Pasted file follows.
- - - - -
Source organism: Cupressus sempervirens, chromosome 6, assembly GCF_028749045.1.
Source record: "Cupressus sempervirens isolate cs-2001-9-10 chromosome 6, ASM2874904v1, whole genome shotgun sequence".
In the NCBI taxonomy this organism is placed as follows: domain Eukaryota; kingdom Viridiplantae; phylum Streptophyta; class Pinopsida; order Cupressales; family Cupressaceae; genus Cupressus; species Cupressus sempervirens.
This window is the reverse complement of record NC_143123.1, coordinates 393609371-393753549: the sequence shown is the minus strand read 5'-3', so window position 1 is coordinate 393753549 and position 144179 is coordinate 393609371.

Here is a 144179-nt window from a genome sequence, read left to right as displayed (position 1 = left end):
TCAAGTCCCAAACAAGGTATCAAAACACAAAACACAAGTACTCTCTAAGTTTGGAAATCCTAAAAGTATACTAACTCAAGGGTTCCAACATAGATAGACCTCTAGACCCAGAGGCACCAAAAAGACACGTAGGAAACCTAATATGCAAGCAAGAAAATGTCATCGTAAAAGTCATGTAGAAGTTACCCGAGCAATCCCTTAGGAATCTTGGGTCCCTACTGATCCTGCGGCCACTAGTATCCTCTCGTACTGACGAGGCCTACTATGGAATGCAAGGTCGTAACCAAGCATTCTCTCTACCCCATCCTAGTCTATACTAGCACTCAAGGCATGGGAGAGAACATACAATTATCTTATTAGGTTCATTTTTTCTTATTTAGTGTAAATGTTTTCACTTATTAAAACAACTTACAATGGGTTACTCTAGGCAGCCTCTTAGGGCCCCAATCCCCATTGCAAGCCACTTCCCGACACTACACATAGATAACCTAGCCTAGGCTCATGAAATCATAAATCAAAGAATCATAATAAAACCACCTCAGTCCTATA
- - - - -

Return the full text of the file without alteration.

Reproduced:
Source organism: Cupressus sempervirens, chromosome 6, assembly GCF_028749045.1.
Source record: "Cupressus sempervirens isolate cs-2001-9-10 chromosome 6, ASM2874904v1, whole genome shotgun sequence".
In the NCBI taxonomy this organism is placed as follows: domain Eukaryota; kingdom Viridiplantae; phylum Streptophyta; class Pinopsida; order Cupressales; family Cupressaceae; genus Cupressus; species Cupressus sempervirens.
This window is the reverse complement of record NC_143123.1, coordinates 393609371-393753549: the sequence shown is the minus strand read 5'-3', so window position 1 is coordinate 393753549 and position 144179 is coordinate 393609371.

Here is a 144179-nt window from a genome sequence, read left to right as displayed (position 1 = left end):
TCAAGTCCCAAACAAGGTATCAAAACACAAAACACAAGTACTCTCTAAGTTTGGAAATCCTAAAAGTATACTAACTCAAGGGTTCCAACATAGATAGACCTCTAGACCCAGAGGCACCAAAAAGACACGTAGGAAACCTAATATGCAAGCAAGAAAATGTCATCGTAAAAGTCATGTAGAAGTTACCCGAGCAATCCCTTAGGAATCTTGGGTCCCTACTGATCCTGCGGCCACTAGTATCCTCTCGTACTGACGAGGCCTACTATGGAATGCAAGGTCGTAACCAAGCATTCTCTCTACCCCATCCTAGTCTATACTAGCACTCAAGGCATGGGAGAGAACATACAATTATCTTATTAGGTTCATTTTTTCTTATTTAGTGTAAATGTTTTCACTTATTAAAACAACTTACAATGGGTTACTCTAGGCAGCCTCTTAGGGCCCCAATCCCCATTGCAAGCCACTTCCCGACACTACACATAGATAACCTAGCCTAGGCTCATGAAATCATAAATCAAAGAATCATAATAAAACCACCTCAGTCCTATA